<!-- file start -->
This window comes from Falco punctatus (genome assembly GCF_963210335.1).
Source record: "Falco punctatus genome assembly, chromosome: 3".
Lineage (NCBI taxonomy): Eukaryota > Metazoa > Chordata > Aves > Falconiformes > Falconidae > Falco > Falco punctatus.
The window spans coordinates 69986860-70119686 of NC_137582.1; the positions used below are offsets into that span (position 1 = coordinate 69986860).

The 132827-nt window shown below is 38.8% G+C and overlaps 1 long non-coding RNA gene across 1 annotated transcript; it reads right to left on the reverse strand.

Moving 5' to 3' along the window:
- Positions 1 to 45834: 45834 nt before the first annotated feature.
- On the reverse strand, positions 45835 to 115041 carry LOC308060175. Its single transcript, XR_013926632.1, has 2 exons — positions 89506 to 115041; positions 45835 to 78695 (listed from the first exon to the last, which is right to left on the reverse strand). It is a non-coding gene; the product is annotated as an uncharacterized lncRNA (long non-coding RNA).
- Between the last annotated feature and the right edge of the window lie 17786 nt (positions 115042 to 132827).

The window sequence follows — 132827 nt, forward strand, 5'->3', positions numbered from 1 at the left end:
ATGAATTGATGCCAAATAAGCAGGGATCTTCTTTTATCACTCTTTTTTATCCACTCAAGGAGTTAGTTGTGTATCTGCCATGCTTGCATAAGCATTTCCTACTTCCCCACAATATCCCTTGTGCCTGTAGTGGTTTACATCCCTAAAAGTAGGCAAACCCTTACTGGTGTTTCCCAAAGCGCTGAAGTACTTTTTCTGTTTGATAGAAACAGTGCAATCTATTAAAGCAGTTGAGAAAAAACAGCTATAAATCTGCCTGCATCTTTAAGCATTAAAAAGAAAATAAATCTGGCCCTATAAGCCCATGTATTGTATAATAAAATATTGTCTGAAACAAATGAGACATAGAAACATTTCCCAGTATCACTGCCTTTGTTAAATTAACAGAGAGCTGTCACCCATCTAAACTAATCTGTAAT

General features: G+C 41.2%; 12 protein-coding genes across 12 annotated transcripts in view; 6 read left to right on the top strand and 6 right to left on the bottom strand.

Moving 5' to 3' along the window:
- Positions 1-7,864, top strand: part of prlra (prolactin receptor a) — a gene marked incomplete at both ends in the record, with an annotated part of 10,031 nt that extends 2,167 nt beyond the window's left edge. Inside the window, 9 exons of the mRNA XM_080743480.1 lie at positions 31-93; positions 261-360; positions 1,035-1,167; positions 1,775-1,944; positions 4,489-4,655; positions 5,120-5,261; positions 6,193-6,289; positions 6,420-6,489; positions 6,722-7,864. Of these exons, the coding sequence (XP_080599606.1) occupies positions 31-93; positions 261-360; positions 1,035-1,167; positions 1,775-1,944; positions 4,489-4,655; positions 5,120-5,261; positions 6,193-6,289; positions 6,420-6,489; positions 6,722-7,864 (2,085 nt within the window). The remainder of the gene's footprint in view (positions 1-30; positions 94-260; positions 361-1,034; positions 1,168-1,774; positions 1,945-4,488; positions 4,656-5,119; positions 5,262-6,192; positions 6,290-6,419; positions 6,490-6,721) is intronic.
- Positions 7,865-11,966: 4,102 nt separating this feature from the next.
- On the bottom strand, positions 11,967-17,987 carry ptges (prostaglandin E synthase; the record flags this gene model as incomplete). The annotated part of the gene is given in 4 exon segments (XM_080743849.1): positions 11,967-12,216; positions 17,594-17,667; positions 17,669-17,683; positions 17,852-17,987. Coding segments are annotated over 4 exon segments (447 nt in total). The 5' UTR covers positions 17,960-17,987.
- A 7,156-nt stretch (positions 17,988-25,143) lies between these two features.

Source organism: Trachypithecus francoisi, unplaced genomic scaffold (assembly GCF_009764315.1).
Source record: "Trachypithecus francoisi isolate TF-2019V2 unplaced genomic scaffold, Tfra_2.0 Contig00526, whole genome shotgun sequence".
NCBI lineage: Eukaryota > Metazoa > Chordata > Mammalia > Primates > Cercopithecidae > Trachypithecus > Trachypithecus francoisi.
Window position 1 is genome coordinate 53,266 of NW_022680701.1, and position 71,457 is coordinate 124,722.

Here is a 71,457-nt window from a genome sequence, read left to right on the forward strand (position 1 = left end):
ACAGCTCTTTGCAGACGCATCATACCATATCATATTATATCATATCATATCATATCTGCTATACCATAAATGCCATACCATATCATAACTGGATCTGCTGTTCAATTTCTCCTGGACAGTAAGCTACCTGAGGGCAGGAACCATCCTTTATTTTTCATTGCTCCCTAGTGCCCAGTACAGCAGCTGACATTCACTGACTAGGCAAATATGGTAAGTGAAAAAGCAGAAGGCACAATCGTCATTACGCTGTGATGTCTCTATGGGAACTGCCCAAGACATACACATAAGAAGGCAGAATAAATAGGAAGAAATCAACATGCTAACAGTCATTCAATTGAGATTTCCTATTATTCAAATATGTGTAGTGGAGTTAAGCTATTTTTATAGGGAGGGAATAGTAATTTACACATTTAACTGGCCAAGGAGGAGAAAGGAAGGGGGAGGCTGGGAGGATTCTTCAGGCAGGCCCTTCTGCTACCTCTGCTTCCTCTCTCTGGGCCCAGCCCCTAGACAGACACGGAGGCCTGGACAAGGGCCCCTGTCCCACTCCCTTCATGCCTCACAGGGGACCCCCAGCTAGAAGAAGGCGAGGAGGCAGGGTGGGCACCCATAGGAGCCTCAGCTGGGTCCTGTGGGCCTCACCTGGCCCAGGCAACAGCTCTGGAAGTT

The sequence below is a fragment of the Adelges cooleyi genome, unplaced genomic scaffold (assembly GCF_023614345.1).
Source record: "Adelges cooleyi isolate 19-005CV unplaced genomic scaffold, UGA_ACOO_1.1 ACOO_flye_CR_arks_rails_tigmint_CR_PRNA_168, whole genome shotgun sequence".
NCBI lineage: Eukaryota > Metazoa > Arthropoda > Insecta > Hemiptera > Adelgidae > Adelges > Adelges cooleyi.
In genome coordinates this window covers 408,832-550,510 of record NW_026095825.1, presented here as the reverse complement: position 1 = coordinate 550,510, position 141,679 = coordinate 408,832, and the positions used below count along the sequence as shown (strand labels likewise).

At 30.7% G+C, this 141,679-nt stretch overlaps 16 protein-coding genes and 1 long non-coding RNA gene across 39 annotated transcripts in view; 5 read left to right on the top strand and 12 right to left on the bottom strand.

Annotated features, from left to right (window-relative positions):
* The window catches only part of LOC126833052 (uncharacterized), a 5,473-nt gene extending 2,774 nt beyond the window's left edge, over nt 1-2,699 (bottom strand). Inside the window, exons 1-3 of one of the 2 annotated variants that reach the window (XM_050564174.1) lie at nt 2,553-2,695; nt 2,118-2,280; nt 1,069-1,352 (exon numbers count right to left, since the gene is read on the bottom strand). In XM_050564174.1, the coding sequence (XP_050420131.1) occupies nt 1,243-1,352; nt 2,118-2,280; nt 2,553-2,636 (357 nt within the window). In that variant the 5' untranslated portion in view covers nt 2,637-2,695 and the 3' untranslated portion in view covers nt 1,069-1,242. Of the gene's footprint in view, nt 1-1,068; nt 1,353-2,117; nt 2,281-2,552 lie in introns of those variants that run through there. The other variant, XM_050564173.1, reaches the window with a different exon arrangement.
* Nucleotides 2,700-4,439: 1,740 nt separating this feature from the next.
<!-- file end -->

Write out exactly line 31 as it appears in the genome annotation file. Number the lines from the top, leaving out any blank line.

* Nucleotides 2,700-4,439: 1,740 nt separating this feature from the next.